In specific response to the recommendations from the recent PM’s Manufacturing Taskforce paper, Cantwell suggests the automotive sector has set a good example to Australia manufacturing with the Automotive Supplier Excellence Australia (ASEA) initiative which sees around 60 of Australia’s automotive component companies maintaining involvement with the program for more than five years.
He says the ASEA initiative’s longevity is rare but an essential model in developing the management mindset that survival in Australian manufacturing must be about embracing innovation and change.
Cantwell says the other area government should consider in developing its response is that of inwards investment attraction.
“With $US350 billion in footloose global manufacturing investment forecast over coming years, Australia must be active in putting itself forward as a viable destination for the type of manufacturing investment that will be sustainable in the long term. And on this point, almost everyone agrees that this is high-value add activity.
“There has been much discussion over the years around Australia’s capability as a location for niche manufacturing involving short runs. This undoubtedly has its place, but many of the current issues facing manufacturing can be addressed through an injection of greater volume at the top end of the supply chain. This gives other local manufacturers more business to bid for, and makes them less reliant on government support.”
For Cantwell a key part of the investment attraction story involves government working closely with Australia’s impressive list of multinational manufacturers to understand what their internal investment pipelines look like, and how they can work together to support local management in making bids to their global parent companies.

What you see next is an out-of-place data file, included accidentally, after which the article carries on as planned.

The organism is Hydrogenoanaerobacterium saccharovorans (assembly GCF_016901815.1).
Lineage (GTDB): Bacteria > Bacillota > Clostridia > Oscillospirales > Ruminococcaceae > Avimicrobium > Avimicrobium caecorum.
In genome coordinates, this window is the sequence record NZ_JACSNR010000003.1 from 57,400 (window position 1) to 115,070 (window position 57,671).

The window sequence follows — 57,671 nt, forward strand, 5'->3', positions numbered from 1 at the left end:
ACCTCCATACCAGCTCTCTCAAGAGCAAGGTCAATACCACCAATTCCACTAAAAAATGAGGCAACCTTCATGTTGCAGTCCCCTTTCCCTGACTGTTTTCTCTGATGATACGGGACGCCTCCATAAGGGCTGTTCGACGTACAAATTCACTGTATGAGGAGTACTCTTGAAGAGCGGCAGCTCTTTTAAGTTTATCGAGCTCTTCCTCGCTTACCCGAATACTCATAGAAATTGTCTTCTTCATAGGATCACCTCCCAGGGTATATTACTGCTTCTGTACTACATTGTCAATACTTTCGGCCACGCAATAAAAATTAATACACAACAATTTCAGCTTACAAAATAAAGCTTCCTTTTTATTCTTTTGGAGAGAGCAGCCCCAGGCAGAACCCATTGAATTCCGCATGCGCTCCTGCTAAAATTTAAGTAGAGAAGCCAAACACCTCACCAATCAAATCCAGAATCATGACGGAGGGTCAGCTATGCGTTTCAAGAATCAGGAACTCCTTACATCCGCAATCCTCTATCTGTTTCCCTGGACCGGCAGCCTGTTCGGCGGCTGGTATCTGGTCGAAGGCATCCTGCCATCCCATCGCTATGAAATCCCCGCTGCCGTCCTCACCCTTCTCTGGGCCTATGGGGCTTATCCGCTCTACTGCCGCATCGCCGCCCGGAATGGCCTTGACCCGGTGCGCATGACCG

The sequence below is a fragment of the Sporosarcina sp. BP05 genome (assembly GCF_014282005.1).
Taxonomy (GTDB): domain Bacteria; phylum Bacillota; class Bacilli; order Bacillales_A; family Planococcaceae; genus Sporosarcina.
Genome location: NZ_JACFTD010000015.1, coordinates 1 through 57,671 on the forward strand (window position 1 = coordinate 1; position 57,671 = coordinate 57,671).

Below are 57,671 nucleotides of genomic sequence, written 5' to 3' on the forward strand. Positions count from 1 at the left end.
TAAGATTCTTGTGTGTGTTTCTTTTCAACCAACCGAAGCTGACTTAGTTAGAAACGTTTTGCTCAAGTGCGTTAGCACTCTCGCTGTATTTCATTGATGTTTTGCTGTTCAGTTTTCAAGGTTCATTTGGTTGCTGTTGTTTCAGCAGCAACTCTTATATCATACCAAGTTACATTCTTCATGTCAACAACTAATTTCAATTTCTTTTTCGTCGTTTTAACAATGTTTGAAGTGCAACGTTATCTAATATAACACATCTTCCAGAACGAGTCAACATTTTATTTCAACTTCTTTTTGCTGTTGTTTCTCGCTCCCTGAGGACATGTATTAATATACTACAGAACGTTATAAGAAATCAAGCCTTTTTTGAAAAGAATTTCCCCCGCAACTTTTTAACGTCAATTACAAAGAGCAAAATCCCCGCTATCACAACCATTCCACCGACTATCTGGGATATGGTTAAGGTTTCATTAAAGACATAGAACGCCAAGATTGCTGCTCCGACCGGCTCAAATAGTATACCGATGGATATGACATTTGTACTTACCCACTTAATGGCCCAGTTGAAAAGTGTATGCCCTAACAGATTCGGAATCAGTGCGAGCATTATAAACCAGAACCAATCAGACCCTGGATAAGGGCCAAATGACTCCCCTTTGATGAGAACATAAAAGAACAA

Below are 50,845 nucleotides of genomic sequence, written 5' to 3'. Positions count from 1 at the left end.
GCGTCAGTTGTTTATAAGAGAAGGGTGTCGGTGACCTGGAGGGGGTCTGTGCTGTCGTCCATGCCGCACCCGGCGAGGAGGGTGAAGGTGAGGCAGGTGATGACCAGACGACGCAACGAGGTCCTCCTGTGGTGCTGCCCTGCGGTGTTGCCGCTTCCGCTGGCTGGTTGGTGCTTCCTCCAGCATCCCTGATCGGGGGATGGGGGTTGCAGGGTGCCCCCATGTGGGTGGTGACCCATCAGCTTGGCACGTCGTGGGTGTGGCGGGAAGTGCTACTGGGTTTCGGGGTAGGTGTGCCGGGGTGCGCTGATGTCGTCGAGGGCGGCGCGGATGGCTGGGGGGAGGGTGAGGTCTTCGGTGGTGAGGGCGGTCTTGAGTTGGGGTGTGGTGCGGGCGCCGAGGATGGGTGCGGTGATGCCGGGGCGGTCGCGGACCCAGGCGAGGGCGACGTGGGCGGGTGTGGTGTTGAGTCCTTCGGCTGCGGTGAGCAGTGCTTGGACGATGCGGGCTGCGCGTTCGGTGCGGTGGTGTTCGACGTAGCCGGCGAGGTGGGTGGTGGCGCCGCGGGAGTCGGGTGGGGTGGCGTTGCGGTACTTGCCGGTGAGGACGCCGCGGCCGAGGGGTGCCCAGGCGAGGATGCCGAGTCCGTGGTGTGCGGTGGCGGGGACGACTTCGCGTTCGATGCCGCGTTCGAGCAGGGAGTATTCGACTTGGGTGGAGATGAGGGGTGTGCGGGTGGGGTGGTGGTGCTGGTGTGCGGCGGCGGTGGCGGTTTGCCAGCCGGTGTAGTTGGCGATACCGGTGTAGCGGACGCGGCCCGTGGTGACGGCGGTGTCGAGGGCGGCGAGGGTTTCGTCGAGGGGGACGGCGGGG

Once this dialogue is initiated, he says, it will quickly emerge that this is not solely a story about throwing money at manufacturers, but more about positioning and facilitating support.
“There are not enough of these conversations currently taking place in the Australian manufacturing industry.
“We must also convert some of the excellent work that has been done around industry road mapping and planning and taking the next step of using this as a guide to where we should be positioning for new inwards investment projects,” he recommends.
Cantwell cites the Automotive 2020 Roadmap as key example, highlighting the areas within the sector that will be most sustainable for Australia over the next 10 years and beyond – and effectively providing a blueprint for developing the sector.
“The Taskforce members have provided the government with a broad menu of options to support the consolidation and development of the Australian manufacturing sector. In its response, it is crucial that the government keeps an eye on ensuring manufacturers see a future for their individual businesses, and that government see a role for Australia as a destination for inwards investment,” he recommends.